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In our recent explorations of Mexico City’s Azcapotzalco neighborhood, we were taken to a taquería that was going to “blow our minds,” according to our host. After having some drinks at El Dux de Venecia, the oldest surviving cantina in the city, we headed around the corner to Los Parados de Pepe for a visit.

Our first impression didn’t amount to much. Half of this tiny hole in the wall was taken up by a large counter where tortillas were being made. A sloppily hung menu listed just a few options, and the grill in the back didn’t radiate culinary magic. The establishment next door, El Mesón Taurino, is one of the city’s oldest taco joints, but it has seen better days. However, as we’ve learned with so many places in Mexico City, you can’t judge an eatery by its looks.

Our guide insisted that one taco would be enough to satisfy our appetite. We were very skeptical, as tacos in this city tend to be modestly sized, and a meal usually requires several. Tacos here are 80 pesos (US$5) – a very high price for any taco in Mexico – and if you ordered it with cheese the price shot up to 140 pesos (US$9). Our guide ordered one beef taco and one beef taco with cheese for our group of five. But when our order arrived, everything made sense.

A taco at Los Parados de Pepe is like no other taco in Mexico City. Each order comes piled high with a whopping 300 grams (11 ounces) of meat – a choice of bistek (steak), chuleta (pork chops), suadero (beef shank) or longaniza (sausage). And it comes accompanied by half a dozen fresh, handmade tortillas. One taco can easily feed two customers or a single extremely hungry one. For 80 pesos you can also order a quesadilla that comes in the same fashion, with a large portion of Oaxaca cheese topped with several tortillas.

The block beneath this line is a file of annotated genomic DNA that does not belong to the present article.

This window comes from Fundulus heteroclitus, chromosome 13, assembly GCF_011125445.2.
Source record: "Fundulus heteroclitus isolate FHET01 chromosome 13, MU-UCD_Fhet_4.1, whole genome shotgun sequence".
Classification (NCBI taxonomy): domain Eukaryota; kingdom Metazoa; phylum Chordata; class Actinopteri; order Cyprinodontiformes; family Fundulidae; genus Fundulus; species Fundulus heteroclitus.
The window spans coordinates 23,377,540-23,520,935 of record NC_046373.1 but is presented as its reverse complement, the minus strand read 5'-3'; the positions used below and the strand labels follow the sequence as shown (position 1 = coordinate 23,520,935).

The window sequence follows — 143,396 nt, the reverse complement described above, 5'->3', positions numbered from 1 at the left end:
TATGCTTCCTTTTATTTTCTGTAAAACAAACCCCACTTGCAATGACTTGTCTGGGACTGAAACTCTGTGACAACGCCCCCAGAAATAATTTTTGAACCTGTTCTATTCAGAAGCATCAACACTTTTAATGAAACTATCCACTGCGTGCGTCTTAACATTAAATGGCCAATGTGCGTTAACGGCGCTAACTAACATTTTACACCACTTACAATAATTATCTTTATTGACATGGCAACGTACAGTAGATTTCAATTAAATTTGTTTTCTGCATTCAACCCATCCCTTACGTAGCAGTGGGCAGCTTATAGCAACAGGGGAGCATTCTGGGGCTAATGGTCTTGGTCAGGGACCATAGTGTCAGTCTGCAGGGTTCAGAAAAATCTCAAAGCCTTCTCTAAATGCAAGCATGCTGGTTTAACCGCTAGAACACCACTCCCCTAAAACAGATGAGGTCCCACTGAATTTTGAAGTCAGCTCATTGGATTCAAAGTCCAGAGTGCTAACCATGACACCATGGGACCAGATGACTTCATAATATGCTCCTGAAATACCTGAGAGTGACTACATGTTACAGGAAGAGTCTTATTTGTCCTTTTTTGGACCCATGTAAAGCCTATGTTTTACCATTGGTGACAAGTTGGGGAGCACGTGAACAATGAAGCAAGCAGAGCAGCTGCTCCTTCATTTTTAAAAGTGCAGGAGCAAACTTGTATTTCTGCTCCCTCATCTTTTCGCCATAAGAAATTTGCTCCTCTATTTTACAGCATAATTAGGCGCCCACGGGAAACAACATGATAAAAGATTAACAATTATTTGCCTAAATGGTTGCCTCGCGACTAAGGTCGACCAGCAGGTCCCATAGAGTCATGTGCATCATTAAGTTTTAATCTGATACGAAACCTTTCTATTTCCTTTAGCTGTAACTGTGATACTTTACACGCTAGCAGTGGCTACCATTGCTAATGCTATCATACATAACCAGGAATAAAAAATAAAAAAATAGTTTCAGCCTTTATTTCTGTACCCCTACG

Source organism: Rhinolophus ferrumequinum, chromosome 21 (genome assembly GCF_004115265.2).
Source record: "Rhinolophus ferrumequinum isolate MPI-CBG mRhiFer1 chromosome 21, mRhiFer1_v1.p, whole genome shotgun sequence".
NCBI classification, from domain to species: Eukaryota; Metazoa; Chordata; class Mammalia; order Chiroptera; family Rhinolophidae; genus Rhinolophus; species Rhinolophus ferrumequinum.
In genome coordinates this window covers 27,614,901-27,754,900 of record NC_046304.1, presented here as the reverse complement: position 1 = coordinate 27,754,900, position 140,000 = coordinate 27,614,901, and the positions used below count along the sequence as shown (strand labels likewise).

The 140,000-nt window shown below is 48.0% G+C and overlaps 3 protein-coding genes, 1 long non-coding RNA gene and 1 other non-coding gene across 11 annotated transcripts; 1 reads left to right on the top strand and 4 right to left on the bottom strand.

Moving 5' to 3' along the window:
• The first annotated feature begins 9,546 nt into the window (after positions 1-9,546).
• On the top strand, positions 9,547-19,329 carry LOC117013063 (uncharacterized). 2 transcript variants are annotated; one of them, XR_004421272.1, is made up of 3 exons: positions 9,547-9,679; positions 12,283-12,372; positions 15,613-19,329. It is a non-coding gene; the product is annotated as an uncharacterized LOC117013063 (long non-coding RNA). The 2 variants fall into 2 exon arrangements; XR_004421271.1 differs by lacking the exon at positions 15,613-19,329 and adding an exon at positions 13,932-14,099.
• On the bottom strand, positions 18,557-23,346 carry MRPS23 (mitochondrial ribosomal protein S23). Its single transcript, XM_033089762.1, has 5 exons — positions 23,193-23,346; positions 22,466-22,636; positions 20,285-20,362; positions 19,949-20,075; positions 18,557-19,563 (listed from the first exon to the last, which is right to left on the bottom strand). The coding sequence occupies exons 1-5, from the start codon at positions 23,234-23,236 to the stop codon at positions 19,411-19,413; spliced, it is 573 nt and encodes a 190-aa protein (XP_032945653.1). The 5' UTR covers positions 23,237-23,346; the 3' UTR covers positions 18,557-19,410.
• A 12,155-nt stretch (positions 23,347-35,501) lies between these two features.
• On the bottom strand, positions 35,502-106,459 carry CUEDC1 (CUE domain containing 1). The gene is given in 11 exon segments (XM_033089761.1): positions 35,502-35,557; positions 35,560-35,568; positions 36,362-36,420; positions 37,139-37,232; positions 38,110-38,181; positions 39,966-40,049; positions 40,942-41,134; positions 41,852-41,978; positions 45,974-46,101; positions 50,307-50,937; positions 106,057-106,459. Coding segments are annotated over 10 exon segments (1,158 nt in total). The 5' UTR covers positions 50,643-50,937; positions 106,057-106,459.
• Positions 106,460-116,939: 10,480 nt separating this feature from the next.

Los Parados de Pepe has been in business for 49 years, owner José Martínez, Jr., told us. His father started the business and it has remained in the family all this time. The secret to this taquería’s success is very simple, according to Pepe (short for José). It all comes down to one single ingredient: All the meat is marinated in the lard from a female yearling sheep. More lard is added to the meat while it cooks on the grill. We can attest that this makes for an incredibly tasty (and surprisingly not greasy) taco – and a delicious-smelling taquería.

We think, however, that Los Parados de Pepe’s success can also be attributed to a few other things. It’s the kind of establishment where one can easily mingle with other eaters (parados refers to people who are standing, which is how customers eat their tacos and quesadillas). The salsas are fresh and hot (use caution especially with the green one!). And of course, handmade tortillas are always a plus at any eatery in Mexico. All of these – and the tacos themselves – make for a very impressive taquería. Minds were indeed blown.

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